Mobile patent litigation: It's a push game no one wins

Patent infringement claims in the mobile space are a giant push game that no one can win. Especially not consumers.
Written by James Kendrick, Rest in Peace on

If you follow the mobile space you are bombarded with news about one company suing another over patent infringement. This is followed by the inevitable countersuit that aims to block the first action. The cycle is never-ending, with each company continuing to counter the other ad nauseum. It's a push game that is designed strictly to create obstacles and delays in the product cycle. No one can win this game of patent litigation because there is simply too much money involved.

The way the system used to work was much different. A company would get a patent covering a specific area of technology unique to the pertinent industry. Another company would introduce a product that the patent owner felt improperly used its technology, and litigation would be the result. After a lengthy legal tussle the new product would either be found guilty of infringement or not. Money would usually change hands if so and life would go on.

See also: Mobile patent litigation: A game with too many playing cards

The mobile patent situation of today is much different. The major players are industry giants with an almost endless bankroll to fuel the legal battle. The products being assaulted are already established in the market, and it is a huge market. The amount of money on the legal table is tremendous, and that makes it worthwhile for the companies involved to go all or nothing in the legal fight. No settlements are in the works because the players don't need to do so. There is more than enough funds in the kitty to keep fighting all or nothing, and that's what they are doing.

The end result is an endless legal battle that aims at throwing obstacles in the course of normal business. While the suits demand offending products be pulled from the market, the real objective is to create one hurdle after another that the other companies involved must keep jumping. It is a delaying tactic to keep everybody involved on edge, while throwing an ungodly amount of money down the legal sinkhole created.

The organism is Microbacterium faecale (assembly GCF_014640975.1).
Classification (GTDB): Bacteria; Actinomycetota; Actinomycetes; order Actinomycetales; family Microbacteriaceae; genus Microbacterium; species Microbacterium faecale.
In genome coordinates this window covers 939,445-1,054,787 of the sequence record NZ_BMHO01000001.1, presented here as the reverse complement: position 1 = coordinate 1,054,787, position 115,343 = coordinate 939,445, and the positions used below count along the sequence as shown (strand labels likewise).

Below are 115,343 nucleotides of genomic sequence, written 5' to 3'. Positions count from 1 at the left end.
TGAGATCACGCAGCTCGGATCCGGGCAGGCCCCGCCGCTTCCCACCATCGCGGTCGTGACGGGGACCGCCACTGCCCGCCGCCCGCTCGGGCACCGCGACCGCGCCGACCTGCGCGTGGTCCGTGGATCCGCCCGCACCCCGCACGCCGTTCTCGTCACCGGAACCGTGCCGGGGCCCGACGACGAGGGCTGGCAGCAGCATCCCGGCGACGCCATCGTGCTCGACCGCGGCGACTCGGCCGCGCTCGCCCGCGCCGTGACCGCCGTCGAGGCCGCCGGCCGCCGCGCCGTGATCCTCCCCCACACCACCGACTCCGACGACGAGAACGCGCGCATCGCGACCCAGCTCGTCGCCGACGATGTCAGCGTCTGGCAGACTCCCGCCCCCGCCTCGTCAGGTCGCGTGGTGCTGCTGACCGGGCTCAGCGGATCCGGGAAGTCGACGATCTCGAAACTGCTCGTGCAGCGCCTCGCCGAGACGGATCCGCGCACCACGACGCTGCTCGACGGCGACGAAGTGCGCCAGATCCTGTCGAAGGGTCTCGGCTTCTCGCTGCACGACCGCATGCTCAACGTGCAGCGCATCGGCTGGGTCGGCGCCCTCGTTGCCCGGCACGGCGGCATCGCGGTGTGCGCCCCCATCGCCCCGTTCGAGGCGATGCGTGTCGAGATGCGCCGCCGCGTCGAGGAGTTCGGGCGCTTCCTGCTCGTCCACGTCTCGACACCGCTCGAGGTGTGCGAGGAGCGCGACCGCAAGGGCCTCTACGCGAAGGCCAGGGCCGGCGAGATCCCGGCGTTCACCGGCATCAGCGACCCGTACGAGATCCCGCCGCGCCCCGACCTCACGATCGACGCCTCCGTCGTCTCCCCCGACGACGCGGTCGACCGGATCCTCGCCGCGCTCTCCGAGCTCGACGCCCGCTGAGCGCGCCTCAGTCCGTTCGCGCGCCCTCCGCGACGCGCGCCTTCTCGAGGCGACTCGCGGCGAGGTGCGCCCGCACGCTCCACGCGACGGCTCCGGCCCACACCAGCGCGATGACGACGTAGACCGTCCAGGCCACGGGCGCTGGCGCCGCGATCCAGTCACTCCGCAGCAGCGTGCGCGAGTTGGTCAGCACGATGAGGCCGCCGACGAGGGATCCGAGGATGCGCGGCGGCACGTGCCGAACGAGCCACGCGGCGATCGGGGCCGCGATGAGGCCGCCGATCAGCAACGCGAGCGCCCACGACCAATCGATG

This has been going on for a while with Apple suing mobile giants Samsung and Motorola Mobility in international court. The two companies responded with counter allegations against Apple because they have to to keep doing business. The push game in action.

Motorola Mobility just received an injunction against Apple's iCloud technology in Germany that has Apple shutting down that service. It's a small piece of infringing technology but the victory means Apple has to scramble to react to the court ruling. One of those hurdles successfully in play. No doubt Apple will respond to this ruling with other claims of its own to keep the balls all in the air. It's how the game works, not to get infringing products off the market, just to make it difficult to do business as usual.

Apple just filed another 278 claims in Australia that Samsung products infringe on its patented technology. This was a further action by Apple against Samsung to keep the latter jumping over the hurdles in court. That is guaranteed to happen as both Apple and Samsung are giants in the mobile space, and with nearly endless resources to fight this legal battle. That is coupled with the big revenue now at risk by these actions, which makes it impossible for either company to back down or settle.

It is the biggest poker game in history, and totally a push game. No one is going to win this in the long run.

Image credit: TaxBrackets.org



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